In her newest novel The Hive (Keylight Press, 2021), Melissa Scholes Young defines what it truly means to be a family as the Fehlers come together to save their pest-control business. The Hive is a moving portrait of the four Fehler sisters and their mother learning to balance their grief over the sudden loss of family patriarch Robert Fehler with their own aspirations and identities. Told from the perspective of each Fehler woman, their respective stories present the struggle with finding independence in their conservative rural community while continuously being drawn back to the family “hive”.
Through alternating points of view, the reader is able to deeply connect with each of the characters. Maggie, the eldest sister, has worked at Fehler Family Exterminating since she was ten years old and has always been expected to take over the company one day. However, she frequently finds herself being underestimated and overlooked by men in the business because of her gender, especially while trying to save Fehler’s business amidst an economic recession. Maggie’s familiar frustration to make herself heard in a male-dominated society is one that many female readers can relate to. Additionally, her struggle confronts the flaws in the patriarchal-focused mindset that prevents women from chasing their dreams.
By contrast, Jules wants nothing to do with the family business. Despite doing what is expected of her by majoring in business, Jules is drawn to pursuing a creative writing career and anything unrelated to extermination. At college, Jules grows into the person that her small Catholic town prevented her from being—she becomes a vegetarian, establishes her own political beliefs that oppose her family’s, and even falls in love with a Black man, which is frowned upon in her community. While Jules wants nothing more than to escape the hive so she can be herself, the Fehler’s familial ties—and their shaky finances—bring her back home.
Likewise, Kate begins to consider her own identity as she questions her sexuality. Kate’s personality is a mix of her mother’s and father’s: she is extremely analytical and likes to prepare for anything, but she also wishes she was able to take on the “manly” extermination tasks like her father. She often finds herself thinking of her friend Lila, an attraction she attempts to deny in spite of herself. Both Jules and Kate grapple with finding the balance between fulfilling the societal expectations enforced upon them by their community and being their true selves. Both Jules and Kate depict a similar struggle that resonate with readers: the yearning to love who you want to love, the desire to pursue interests that go against the “norm”, and the longing for acceptance.
Meanwhile, Tammy—similar to Jules—wants to get rid the “bug girl” title she and her sisters are referred to for a thriving career of her own. Tammy is determined to win the Miss Cape Girardeau Pageant and have a successful future away from her hometown after graduating high school—one that will hopefully include her boyfriend, Wade. However, her plans are derailed when she finds out that she is pregnant. Determined to hide it from her family for as long as possible, Tammy tries to ignore her new reality, which solidifies the very future she wants to run from, one where she becomes tied down to her town and Fehler Family Exterminating for the rest of her life.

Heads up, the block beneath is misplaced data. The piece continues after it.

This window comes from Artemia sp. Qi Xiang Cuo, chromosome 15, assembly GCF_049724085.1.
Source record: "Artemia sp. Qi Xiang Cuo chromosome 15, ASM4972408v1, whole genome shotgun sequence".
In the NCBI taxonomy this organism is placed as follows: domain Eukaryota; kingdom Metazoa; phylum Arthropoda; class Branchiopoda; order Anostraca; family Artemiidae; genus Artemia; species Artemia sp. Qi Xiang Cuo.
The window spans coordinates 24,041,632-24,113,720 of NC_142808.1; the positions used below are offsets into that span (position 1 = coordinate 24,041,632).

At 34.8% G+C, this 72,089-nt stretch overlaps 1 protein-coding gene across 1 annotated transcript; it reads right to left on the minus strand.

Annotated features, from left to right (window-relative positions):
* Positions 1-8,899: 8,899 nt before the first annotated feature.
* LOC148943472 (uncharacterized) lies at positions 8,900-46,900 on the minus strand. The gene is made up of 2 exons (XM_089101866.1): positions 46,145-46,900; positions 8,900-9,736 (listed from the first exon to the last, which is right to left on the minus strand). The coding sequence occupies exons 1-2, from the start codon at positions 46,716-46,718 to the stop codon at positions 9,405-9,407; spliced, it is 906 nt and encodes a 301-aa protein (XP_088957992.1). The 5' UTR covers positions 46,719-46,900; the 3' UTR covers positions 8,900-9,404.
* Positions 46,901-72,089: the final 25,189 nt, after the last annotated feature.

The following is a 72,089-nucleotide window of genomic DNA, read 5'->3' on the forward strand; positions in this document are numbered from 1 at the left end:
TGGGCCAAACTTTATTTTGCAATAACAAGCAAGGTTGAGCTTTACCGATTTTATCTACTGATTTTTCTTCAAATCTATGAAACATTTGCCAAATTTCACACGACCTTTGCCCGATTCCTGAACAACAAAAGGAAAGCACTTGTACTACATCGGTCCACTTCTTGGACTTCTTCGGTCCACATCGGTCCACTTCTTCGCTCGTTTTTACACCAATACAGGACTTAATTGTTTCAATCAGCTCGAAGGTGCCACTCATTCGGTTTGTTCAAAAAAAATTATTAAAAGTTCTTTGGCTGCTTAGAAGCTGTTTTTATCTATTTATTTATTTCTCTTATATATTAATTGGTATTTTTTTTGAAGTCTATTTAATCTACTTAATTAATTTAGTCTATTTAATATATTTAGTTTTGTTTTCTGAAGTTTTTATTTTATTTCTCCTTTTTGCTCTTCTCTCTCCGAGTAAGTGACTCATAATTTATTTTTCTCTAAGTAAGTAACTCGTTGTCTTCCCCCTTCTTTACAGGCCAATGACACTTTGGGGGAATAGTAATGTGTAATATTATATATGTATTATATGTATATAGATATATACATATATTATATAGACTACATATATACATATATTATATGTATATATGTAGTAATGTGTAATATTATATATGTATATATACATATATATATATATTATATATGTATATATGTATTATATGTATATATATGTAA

Tammy’s unforeseen future mirrors her mother, Grace’s. Grace resents the family business and her husband, Robert, who she settled to marry at eighteen. Her only concerns are preparing for the seemingly inevitable end of the world and hiding her affair from her family. Grace’s fixation on survival reflects how she feels being tied down to a husband she barely tolerates and a matriarchal position she silently considers running from. Grace’s marriage was forced on her, a union formed out of responsibility and tradition rather than love, so she spends her time preparing for other circumstances that are out of her control. Both Tammy and Grace are forced into uncertain futures they do not want because of religion and to give up their aspirations for the sake of family. They also experience the mental repercussions of actively defying their faith, a guilt expressed so clearly readers can easily empathize with it.
Though each character has their own obstacles they must overcome independently, the Fehler clan comes together in the face of their uncertain futures for Fehler Family Exterminating. With five distinct voices, the Fehler womens’ stories are guaranteed to connect with readers and remind them of the importance of family as the Fehler’s learn that each day is not guaranteed. The Hive centers around the feeling we all crave: a sense of belonging. Whether in your family, your workplace, or your community, the Fehlers’ moving journeys for acceptance is a poignant reminder that everyone has a hive to fly back to.
Victoria Carrubba is a senior English Publishing Studies student at Hofstra University. She is currently a tutor at her university’s writing center and a copyeditor for The Hofstra Chronicle. She has also worked on her university’s literary magazines, Font and Growl, and was previously a fiction editor for Windmill Journal. Outside of work, she can be found reading, dancing, painting, or drinking chai.
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